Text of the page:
• After 5 working years, I opened my eyes to the world of Miles cards and have optimised around this strategy instead. Look out for sign up bonuses, and all in all, I’ve racked up over 250,000 miles in just 2 years.
  • For context, that amount of miles would allow me to travel 3 return Economy class trips to anywhere in Europe (when COVID recovers)
  • I am using my trusty HSBC Revolution card (4mpd up to first $1,000 spend), my DBS Altitude card as a larger spend card, and my OCBC 90N card (previously was to earn higher interest on my everyday savings account). I am also keeping my AMEX Krisflyer Ascend card for AMEX related deals.

3) Investments Accounts

What I Recommend For Working Adults Today:

  • Main investment account: Start with one of the Robo-Advisors, it’s really super easy to get started. I would recommend either Stashaway, EndowUs or Syfe. I’m personally using all three of these for a few years now.
  • Secondary investment account: If you are ready to buy individual stocks, you should consider getting a brokerage. I would think either FSM ONE or POEMS or SAXO are good starting brokerages to begin your stock trading journey. Do take note of the fees per trade though.

Your Main investment account should be one which you find really easy to use, and for the long term. You should definitely start with these instead of trading. Robo-advisors mainly buys up Globally diversified ETFs (Exchange traded funds) and you get a better sense of what Investing is through a simple onboarding education. I personally setup a monthly top up to these accounts, a strategy called Dollar Cost Averaging (DCA).

Your Secondary investment account is for ad-hoc trading needs. I suggest that you only proceed to this level if you understand what you are doing first. Basically getting to a level which is understanding how to value a business, what metrics to look at before buying individual stocks.

Source: Quora

My Personal Story: 

  • I started with the STI ETF (Straits Times Index Exchange Traded Fund) with $100 a month. It was a good start into the whole world of investing and I did it through my POSB/DBS invest-saver account. I bought REITs using DBS Vickers (which I really don’t recommend because of cluttered UI/UX and no mobile app)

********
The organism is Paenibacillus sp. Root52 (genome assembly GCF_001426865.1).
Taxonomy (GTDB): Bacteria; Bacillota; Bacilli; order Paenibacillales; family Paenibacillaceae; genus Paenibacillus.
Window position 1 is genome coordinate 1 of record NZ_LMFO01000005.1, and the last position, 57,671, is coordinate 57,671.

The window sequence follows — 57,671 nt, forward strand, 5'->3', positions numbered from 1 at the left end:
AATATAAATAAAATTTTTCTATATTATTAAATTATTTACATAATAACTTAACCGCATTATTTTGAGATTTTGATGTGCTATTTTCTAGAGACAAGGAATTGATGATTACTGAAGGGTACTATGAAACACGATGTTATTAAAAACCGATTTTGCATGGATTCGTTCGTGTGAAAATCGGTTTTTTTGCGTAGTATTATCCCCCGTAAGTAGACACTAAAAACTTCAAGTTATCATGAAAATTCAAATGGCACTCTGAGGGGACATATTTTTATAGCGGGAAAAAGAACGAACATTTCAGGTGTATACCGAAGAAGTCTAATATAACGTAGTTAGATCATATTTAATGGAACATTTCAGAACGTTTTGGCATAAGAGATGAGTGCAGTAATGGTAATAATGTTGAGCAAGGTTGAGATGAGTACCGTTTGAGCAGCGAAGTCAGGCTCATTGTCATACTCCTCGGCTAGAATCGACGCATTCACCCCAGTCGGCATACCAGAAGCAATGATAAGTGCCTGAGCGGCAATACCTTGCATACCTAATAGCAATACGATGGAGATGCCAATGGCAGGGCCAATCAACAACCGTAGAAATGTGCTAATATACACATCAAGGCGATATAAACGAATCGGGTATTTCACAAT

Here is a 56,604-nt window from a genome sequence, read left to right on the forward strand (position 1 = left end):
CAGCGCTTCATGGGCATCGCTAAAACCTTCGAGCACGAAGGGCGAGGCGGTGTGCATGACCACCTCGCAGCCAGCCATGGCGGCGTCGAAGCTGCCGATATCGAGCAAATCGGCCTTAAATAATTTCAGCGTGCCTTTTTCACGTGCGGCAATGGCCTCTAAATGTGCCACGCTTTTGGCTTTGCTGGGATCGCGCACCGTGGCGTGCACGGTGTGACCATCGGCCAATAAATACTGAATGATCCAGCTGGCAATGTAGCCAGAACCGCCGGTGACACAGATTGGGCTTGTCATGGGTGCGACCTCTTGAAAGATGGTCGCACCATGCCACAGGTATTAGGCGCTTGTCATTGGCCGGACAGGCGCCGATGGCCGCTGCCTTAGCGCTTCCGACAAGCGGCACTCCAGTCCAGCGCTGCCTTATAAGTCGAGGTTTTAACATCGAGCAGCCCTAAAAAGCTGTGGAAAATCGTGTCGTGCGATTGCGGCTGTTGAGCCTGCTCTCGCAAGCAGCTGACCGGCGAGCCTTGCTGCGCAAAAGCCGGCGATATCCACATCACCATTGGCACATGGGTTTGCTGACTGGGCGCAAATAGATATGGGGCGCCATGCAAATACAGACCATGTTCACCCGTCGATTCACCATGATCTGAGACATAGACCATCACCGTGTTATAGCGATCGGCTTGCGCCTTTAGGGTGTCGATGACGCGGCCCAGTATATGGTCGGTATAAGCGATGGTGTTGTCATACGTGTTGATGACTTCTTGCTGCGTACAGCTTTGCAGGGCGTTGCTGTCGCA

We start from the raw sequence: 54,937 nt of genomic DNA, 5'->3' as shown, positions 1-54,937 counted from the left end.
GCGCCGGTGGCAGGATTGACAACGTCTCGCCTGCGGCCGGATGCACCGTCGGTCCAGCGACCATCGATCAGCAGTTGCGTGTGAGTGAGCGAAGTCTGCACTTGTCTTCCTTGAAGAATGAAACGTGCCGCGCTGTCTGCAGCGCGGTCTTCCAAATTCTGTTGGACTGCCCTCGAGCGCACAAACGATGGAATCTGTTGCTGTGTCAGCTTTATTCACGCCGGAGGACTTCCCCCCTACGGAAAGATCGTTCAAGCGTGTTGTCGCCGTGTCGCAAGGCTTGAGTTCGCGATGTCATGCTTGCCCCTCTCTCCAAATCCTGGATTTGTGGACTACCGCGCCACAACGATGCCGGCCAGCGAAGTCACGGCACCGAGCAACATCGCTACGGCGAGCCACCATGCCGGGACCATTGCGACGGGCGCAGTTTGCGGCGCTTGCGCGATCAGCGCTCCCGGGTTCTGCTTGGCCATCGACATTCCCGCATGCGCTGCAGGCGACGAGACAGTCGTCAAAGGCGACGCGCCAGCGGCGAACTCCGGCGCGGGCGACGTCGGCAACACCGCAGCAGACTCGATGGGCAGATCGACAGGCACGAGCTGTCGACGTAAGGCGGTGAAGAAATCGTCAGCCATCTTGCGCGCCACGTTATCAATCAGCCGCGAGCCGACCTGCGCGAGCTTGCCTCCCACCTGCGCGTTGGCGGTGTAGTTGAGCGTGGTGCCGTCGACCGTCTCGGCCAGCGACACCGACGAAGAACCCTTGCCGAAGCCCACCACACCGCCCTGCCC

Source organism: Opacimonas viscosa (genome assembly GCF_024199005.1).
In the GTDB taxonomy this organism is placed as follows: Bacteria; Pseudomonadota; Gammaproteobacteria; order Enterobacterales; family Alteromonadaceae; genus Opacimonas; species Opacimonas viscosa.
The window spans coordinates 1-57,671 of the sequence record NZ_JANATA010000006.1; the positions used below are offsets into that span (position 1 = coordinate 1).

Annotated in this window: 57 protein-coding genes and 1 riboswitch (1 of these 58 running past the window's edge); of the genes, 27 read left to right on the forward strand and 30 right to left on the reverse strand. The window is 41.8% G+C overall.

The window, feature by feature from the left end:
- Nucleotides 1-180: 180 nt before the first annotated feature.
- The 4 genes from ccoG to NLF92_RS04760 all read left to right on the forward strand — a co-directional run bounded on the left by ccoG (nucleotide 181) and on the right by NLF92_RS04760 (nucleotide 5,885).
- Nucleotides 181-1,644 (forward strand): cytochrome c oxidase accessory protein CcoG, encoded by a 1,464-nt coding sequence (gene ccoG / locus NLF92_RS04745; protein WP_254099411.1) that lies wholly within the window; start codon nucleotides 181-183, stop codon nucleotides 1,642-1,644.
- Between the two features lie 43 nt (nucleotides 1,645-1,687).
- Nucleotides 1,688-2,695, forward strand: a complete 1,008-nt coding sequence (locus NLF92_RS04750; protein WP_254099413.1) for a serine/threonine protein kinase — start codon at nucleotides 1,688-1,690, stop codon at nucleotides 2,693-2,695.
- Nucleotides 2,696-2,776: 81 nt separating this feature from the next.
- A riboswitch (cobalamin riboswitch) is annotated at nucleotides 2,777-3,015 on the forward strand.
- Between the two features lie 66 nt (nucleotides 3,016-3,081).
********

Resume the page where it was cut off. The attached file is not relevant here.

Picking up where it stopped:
• After 5 working years, I have ‘graduated’ from the STI ETF, and locally I am picking my own stocks now, of which, I am using FSM ONE as my main brokerage account. Apart from that, I am also using robo-advisors Stashaway, EndowUs and Syfe Stashaway, EndowUs and Syfe for my regular investments.

Just Take The First Step

Overall, as you would have seen from my own experience, it’s a process that all working adults would have to go through.

Much like your own health and fitness, ultimately the only one who is really responsible for your financial health would be yourself. Take the first step and learn to optimise along the way, it will be fun, I promise you!

Conclusion: Stay Constantly Informed and Make Adjustments Along the Way

Let’s face it.

Every month, new financial products and instruments are always being launched in the market.

So the best thing you can do for yourself is to stay aware and be informed about these updates.

Because you never know what can help you attain your financial goals faster!

The best way to do it?

Join the SeedlyCommunity by signing up for a FREE Seedly account.

You’ll even get weekly newsletters and exclusive money guides to hack your way to financial independence and freedom.

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About Kenneth Lou
Co-founder of Seedly. Passionate about helping people make smarter financial decisions.